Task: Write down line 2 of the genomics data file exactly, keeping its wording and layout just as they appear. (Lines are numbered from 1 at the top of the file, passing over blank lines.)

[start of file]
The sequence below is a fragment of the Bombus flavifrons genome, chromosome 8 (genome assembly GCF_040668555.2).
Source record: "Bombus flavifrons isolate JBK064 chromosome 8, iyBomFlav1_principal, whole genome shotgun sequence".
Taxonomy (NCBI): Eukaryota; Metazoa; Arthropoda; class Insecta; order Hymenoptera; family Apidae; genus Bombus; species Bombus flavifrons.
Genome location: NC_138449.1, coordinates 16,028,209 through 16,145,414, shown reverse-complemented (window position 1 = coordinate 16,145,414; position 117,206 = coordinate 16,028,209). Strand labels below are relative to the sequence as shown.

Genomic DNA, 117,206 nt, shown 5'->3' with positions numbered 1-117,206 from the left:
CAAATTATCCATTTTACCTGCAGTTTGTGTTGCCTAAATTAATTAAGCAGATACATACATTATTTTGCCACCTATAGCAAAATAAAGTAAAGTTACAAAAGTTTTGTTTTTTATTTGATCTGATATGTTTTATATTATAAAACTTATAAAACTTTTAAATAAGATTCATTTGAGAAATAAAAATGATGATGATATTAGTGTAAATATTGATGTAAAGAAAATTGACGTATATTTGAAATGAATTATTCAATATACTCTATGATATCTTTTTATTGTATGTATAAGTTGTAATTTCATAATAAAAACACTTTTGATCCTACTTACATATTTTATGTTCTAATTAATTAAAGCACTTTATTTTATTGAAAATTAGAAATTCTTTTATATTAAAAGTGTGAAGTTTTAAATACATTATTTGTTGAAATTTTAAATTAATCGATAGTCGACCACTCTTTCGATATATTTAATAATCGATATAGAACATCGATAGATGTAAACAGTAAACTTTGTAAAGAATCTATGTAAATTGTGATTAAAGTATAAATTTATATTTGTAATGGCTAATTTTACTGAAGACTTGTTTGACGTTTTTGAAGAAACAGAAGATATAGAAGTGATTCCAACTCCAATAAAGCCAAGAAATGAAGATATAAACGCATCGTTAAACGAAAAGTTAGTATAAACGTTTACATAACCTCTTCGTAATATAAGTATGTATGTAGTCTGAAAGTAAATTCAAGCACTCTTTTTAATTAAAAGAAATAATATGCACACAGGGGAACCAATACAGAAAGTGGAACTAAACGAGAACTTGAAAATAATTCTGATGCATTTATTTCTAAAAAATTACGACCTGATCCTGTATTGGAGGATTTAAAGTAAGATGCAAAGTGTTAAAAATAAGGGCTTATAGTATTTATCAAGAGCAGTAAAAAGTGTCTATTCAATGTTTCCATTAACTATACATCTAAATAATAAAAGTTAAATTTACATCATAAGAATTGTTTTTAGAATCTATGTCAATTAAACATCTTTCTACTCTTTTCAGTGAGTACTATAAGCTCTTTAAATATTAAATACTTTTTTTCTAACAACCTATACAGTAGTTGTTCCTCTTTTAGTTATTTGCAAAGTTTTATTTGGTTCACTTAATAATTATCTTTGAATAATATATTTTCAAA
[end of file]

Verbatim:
Source record: "Bombus flavifrons isolate JBK064 chromosome 8, iyBomFlav1_principal, whole genome shotgun sequence".